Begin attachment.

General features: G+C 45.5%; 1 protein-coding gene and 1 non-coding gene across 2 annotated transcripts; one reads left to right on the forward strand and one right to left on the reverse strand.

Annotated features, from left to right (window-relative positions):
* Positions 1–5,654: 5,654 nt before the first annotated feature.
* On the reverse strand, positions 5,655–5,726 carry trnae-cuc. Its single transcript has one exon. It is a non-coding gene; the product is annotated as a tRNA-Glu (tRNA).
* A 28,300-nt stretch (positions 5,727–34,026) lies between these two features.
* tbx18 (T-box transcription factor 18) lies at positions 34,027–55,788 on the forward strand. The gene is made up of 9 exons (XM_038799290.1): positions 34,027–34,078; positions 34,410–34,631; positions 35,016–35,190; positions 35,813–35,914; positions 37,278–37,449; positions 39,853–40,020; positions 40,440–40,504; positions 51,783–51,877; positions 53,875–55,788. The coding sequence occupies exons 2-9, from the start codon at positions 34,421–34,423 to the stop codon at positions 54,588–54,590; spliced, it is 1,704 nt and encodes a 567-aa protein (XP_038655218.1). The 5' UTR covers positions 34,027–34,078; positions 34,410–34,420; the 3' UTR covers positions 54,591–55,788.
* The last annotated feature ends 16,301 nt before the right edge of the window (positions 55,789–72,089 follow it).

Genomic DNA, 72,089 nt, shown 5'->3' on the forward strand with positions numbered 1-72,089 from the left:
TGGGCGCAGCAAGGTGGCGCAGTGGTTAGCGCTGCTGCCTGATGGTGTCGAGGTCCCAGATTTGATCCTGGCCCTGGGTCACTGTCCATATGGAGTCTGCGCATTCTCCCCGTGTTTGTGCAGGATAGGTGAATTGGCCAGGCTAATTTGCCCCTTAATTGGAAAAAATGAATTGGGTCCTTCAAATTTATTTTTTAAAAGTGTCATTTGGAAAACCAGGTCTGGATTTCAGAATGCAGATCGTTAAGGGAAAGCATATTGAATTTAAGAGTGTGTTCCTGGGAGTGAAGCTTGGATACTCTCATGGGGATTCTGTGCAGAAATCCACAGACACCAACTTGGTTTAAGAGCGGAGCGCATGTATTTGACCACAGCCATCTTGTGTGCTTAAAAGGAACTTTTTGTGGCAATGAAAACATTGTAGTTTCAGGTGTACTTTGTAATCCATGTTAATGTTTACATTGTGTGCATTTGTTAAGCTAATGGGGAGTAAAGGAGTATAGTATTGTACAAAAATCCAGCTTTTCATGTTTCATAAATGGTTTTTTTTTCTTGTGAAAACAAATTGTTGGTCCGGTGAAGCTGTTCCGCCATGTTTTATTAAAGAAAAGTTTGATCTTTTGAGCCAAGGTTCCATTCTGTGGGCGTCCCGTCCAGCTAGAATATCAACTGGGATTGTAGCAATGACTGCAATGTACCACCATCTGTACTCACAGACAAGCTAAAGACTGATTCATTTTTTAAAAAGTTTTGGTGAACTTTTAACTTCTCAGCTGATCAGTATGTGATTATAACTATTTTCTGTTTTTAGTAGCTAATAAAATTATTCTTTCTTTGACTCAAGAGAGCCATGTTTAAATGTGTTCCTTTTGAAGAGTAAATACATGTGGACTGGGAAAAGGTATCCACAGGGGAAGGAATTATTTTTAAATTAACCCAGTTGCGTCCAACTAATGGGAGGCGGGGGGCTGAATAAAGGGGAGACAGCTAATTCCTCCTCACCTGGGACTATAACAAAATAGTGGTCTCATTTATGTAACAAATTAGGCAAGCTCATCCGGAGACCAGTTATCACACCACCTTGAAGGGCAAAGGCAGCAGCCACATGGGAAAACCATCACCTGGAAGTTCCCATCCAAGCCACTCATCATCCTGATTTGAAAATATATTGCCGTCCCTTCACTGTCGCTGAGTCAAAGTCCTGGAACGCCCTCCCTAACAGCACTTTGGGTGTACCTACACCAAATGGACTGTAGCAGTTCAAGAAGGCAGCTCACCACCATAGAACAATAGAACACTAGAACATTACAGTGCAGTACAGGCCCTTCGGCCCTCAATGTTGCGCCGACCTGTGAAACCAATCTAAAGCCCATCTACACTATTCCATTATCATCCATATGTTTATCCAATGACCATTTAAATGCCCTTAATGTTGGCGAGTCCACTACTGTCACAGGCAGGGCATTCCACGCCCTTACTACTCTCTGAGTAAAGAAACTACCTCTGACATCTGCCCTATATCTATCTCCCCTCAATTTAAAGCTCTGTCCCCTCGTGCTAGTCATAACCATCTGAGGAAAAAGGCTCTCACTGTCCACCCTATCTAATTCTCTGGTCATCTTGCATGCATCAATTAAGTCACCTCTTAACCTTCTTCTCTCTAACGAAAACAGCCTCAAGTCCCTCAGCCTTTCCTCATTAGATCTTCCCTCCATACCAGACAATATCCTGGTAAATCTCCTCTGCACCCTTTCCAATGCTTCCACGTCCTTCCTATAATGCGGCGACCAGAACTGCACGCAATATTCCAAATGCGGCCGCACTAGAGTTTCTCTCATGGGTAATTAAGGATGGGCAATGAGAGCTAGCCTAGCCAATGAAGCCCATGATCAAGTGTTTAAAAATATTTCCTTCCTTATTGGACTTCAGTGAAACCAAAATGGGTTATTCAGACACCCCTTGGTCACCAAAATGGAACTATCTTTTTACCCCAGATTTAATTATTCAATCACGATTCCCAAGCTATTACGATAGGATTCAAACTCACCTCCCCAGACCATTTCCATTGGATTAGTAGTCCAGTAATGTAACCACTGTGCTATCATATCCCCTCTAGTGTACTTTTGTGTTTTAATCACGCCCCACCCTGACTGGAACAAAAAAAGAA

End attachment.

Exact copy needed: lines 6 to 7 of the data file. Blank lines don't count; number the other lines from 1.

* tbx18 (T-box transcription factor 18) lies at positions 34,027–55,788 on the forward strand. The gene is made up of 9 exons (XM_038799290.1): positions 34,027–34,078; positions 34,410–34,631; positions 35,016–35,190; positions 35,813–35,914; positions 37,278–37,449; positions 39,853–40,020; positions 40,440–40,504; positions 51,783–51,877; positions 53,875–55,788. The coding sequence occupies exons 2-9, from the start codon at positions 34,421–34,423 to the stop codon at positions 54,588–54,590; spliced, it is 1,704 nt and encodes a 567-aa protein (XP_038655218.1). The 5' UTR covers positions 34,027–34,078; positions 34,410–34,420; the 3' UTR covers positions 54,591–55,788.
* The last annotated feature ends 16,301 nt before the right edge of the window (positions 55,789–72,089 follow it).